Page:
Package developers are starting to discover the possibilities of Content Apps, and there is a feeling of a pending ‘gold rush’ within the Umbraco community.
Before we dive into what Content Apps are and their expected potential, let’s take a moment to reflect on a previous ‘gold rush’ that happened when Umbraco v7 was released.
Come grab a mug of cocoa, sit around the fire and let’s share a story…
Umbraco developers were eager to start with v7, but the package ecosystem that we came to rely on with earlier versions of Umbraco was not completely compatible… and so a Property Editor ‘gold rush’ began.
Around this time, I was a shepherding a package named uComponents that was highly esteemed by unicorns and Umbraco folk alike (if I may say so myself). Demands for it to bereforged for Belle were made but, alas, my apprehensiveness of Angular and being still slightly bruised by Jupiter meant it never came to be.
I sat back and watched many fine Umbraco folk seize these new opportunities. The packages came quickly, breaking new ground. Many of those developers became MVPs and #h5yr stars! Package after package, like a dopamine hit, releasing packages felt good. An ecosystem was salvaged!
Did you know that there are at least 7 different Link Picker property editors for v7?
And while those developers basked in their glory, something felt amiss to me. uComponents was founded in a spirit of collaboration: contributors would sift for gold alongside each other, stronger in building together as opposed to every Property Editor developer for themselves.
What would drive a developer to work individually rather than as a team? I guess… raising a community profile, possible career opportunities, maybe even an Umbraco MVP nomination? They all hold a certain prestige.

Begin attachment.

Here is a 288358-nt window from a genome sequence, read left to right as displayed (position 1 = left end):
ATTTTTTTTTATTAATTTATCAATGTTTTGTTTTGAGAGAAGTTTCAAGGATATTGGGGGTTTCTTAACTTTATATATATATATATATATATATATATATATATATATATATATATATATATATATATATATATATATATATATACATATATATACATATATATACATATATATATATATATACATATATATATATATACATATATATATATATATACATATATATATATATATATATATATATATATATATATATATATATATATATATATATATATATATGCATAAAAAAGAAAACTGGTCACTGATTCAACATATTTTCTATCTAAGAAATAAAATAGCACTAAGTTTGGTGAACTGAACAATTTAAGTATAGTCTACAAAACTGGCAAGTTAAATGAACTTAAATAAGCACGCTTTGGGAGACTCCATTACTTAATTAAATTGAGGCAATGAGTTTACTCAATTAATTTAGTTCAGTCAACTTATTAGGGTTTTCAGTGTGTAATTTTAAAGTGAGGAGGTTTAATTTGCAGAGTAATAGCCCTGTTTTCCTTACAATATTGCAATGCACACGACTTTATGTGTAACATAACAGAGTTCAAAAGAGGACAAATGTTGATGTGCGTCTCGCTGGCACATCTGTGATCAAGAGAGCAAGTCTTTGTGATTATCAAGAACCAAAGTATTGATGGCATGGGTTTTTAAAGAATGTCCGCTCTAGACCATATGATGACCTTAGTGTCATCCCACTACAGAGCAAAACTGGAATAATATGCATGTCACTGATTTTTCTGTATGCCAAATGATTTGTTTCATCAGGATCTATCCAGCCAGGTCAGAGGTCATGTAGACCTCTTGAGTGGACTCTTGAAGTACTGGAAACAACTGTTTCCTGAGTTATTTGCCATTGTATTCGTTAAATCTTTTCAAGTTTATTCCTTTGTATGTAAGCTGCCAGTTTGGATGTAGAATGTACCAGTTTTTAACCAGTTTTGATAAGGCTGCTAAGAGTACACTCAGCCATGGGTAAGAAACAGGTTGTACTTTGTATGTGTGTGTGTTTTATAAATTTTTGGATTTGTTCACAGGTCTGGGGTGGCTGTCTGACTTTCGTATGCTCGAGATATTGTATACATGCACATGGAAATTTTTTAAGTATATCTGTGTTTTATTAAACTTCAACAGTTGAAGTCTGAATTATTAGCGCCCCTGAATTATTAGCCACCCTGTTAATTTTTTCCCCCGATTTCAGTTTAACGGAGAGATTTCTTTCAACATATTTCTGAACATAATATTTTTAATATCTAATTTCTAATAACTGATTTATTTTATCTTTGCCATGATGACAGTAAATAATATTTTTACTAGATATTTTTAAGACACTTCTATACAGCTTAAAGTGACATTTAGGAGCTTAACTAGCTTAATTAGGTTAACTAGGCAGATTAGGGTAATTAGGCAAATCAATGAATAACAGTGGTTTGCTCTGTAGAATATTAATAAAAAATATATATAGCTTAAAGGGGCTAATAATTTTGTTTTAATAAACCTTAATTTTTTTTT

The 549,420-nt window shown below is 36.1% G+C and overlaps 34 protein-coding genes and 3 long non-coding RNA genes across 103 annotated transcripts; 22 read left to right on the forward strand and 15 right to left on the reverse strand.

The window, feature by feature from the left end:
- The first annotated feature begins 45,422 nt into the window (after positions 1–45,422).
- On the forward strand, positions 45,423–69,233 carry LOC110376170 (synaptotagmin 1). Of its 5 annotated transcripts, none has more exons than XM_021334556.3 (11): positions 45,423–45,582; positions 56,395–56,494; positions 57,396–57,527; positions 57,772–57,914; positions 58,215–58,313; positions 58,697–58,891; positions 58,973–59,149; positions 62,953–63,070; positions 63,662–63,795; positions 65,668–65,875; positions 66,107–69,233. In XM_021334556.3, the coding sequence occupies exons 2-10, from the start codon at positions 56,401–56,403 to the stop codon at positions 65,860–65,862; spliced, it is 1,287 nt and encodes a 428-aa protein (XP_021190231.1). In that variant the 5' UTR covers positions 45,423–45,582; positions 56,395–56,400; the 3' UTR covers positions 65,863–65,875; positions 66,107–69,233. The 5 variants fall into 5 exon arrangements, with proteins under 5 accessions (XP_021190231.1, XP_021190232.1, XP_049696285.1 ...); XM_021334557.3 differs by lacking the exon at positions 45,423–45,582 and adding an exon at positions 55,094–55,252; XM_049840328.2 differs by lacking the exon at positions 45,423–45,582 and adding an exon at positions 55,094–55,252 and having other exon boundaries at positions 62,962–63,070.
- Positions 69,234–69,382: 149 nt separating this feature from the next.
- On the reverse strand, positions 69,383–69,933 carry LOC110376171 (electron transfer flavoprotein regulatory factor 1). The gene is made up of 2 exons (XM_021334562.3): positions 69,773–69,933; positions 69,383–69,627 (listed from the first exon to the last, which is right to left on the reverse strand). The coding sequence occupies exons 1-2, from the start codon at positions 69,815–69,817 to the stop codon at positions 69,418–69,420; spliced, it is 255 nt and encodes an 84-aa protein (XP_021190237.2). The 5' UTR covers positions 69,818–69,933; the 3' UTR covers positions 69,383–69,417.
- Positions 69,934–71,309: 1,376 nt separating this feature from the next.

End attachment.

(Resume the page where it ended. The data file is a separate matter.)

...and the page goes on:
I wondered for how long the Umbraco package ecosystem could be sustained by a community of individual developers.
Did you know that there are at least 8 different Google Maps packages for v7?
Looking back, maybe I should have made more effort to bring developers together, to collaborate on common goals, but I didn’t. I stepped back and watched the rush happen.
Did you know that there are at least 9 different URL redirect packages editors for v7?
Oh, hark me, I have become an old man, rambling on about a bygone era. Finish your cocoa and let’s get back to Content Apps!
A brief history of Content Apps
Over time with Umbraco, there has been a slow emerging pattern of having non-editing components on a document’s tab. Features such as List View and Info (previously known as the “Generic Properties”) were considered as auxiliary to the current document as they didn’t edit the content itself.
There have also been community packages where non-content experiences had been wrapped within a property editor for non-editing purposes, such as analytics or a SERP (Search Engine Results Page) preview.
As part of the Umbraco v8 UI refresh, those specific features have been migrated from the document tab to become a Content App.
The initial intention for a Content App is to be a companion feature to a document, offering read-only contextual information about that current content. They will be able to interact with 3rd party systems/APIs, and used to display data for traffic statistics, analytics, SEO, marketing communications (marcomm) and social media.
From an Umbraco skillset perspective, the approach is the same as creating a property editor or dashboard. Developers can reuse their existing Umbraco/AngularJS knowledge to build a Content App.
Why would a developer want to be ‘first’?
As information unfolds about Content Apps from recent festivals, meetups and documentation, many Umbraco developers are wondering how they can achieve the most out of Content Apps.
While the Umbraco package market may appear to be saturated with established developers, there is always room for challengers wanting to put a “stake in the ground”.
Being the first on the Content App scene means there will be minimal competition, giving a developer the advantage of being “first to market” before anyone else. There is also the recognition of being a pioneer, with a decent amount of publicity from the Umbraco community.
Even with Umbraco v8 currently (at the time of writing) in a preview/alpha state, for those developers who are willing to forge ahead with early prototypes – as the Content Apps API is still being established - the above benefits apply even more. Many Umbraco developers are eager to get a head start with Content Apps in any way possible.